The twist is that the assigned work in this 500 level course is not the typical term paper, lit review or annotated bibliography that you might expect. Instead, Prof. Hébert asks his students to read recently published articles from scientific journals like Nature and Cell, and to rewrite them as articles for the public – like something you might read in the New York Times. Prof. Hébert, after grading these articles, hands them over to me and the other “lay people” and charges us with providing feedback from a non-specialist’s point of view. The purpose of the exercise is for students to practice communicating science to the public – an extremely important skill and one that is sorely lacking in the general media. This assignment is a fantastic opportunity for students to see how important their scientific background is and to better understand some of the ways they can use their knowledge to make a difference.

I tackled my job with great enthusiasm, delving into the student articles, ready to learn something new.  However, as I started reading, I couldn’t help feeling the stress that I know many students feel when assigned peer feedback assignments. Circling in my head were questions like: What if just don’t get it? What if I say something stupid?  How can I avoid hurting people’s feelings? Will my feedback be useful or am I just wasting my time?

In the end, I did manage to overcome my unease and write some comments that proved at least moderately helpful. When I visited the class with three other lay people, I was impressed by the students’ graciousness and willingness to help us understand some of the more difficult concepts.  Overall, the experience was rewarding and fun.   I work mostly with faculty, and it is a rare treat to interact with students and see their commitment to learning.  I also learned many new facts: did you know zebrafish can regenerate their hearts? I didn’t but I have a new-found respect for scientists seeking to treat human heart failure by investigating this phenomenon.

Still, the whole process made me wonder about the way peer feedback is often used in classrooms.  Just as I questioned my ability to evaluate these students’ papers, I know many students feel uncomfortable judging each other’s work. How can they be expected to provide a critical and constructive perspective when they are just learning the fundamentals themselves? Even an upper level undergraduate is still a disciplinary novice.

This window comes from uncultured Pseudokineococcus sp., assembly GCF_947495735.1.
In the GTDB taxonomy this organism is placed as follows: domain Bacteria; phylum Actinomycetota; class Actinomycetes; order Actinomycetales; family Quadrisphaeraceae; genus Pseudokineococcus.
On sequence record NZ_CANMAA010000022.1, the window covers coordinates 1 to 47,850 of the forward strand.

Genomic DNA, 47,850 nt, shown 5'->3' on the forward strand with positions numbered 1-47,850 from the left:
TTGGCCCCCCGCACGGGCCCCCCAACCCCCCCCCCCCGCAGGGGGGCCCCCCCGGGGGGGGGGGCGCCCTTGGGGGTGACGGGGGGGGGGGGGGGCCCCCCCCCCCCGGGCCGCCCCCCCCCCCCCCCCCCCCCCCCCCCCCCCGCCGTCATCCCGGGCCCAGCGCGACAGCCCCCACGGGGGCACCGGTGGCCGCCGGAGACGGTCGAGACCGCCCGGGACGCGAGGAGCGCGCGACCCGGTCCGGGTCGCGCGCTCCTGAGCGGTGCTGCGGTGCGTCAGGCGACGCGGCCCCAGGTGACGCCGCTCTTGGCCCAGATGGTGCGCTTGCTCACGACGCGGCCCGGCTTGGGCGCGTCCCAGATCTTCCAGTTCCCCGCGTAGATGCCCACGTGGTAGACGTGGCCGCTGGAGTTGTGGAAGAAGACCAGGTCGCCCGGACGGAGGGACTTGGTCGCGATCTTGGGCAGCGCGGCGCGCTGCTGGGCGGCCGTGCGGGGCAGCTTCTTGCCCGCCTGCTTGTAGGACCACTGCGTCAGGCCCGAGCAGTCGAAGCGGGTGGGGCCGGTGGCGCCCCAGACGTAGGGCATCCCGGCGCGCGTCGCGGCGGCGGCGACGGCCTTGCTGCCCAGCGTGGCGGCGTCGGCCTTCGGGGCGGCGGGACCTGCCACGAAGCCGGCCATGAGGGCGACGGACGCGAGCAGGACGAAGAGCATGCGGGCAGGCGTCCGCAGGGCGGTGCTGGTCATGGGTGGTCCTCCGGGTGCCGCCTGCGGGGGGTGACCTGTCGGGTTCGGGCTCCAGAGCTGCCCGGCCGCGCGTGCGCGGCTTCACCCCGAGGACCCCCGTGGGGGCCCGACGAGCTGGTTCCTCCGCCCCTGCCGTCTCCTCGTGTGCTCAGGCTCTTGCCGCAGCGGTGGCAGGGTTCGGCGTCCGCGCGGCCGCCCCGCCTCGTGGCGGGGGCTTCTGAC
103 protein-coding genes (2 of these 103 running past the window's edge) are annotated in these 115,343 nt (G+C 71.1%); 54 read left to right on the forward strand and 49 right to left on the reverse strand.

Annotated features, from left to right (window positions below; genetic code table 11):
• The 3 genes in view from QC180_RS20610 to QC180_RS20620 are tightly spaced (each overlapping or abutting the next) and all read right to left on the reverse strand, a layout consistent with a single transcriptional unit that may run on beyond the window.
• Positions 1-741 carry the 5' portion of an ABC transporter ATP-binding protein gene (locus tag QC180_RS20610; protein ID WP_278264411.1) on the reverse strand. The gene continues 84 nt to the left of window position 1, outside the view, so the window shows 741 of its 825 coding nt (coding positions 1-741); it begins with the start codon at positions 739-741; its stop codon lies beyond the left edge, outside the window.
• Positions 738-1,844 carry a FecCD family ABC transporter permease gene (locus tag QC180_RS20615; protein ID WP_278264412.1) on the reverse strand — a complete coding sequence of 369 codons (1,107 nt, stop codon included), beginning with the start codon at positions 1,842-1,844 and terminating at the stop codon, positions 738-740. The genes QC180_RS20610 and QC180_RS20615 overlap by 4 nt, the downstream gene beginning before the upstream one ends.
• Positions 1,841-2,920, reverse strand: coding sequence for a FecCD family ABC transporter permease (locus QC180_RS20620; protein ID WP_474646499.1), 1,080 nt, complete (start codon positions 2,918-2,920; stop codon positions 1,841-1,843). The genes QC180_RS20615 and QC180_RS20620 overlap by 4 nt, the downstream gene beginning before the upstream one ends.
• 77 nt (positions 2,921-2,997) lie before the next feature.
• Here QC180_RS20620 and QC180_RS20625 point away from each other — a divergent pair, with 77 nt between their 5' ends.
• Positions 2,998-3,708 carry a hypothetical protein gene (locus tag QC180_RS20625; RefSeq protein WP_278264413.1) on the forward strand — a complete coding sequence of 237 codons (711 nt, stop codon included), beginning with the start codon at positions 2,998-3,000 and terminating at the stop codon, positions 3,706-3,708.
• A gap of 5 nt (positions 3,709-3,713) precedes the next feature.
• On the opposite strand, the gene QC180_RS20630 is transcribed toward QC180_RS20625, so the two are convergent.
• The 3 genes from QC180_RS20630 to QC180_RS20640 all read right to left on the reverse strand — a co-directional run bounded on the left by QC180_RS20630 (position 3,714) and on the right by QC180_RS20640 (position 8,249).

For professors, the allure of integrating peer feedback into the classroom is strong: writing is a crucial skill for students to develop and much of the research suggests that peer learning and assessment can be quite effective for developing critical thinking, communication, lifelong learning, and collaborative skills. However, research also shows that there are problems with student-to-student feedback: the quality may be uneven, and validity and reliability may be limited.

So what can be done to use peer feedback in ways that are most helpful for students and not overly burdensome for faculty? I looked to the literature on peer review and found some intriguing responses in the work of authors like Nilson and Walvoord. According to these authors, asking students to make observations about one another’s work might be more effective than asking them to make judgements. Typically, profs who use peer feedback, ask their students to answer questions such as:

  • Is the central idea clear throughout the paper?
  • Is sufficient background provided?
  • How logical is the organization of the paper?

These types of questions demand that students understand how knowledge is presented in the discipline and to comment on the quality of argumentation.  In essence, students need to operate as experts in the field – no easy task, not even for graduate students.  Nilson suggests an alternative: ask students to reflect on their reading of the paper, to describe their experience and identify key elements such as the main points and evidence. In this approach, the reader does not critique but observes, and the professor can encourage this by providing guiding questions such as:

  • What one or two adjectives would you choose to describe the title of the paper?
  • What do you think is the thesis of the paper? Paraphrase it below.
  • List the main points of the paper.
  • What are the writer’s justifications (readings, logic, evidence, etc.) for taking the positions that he or she does?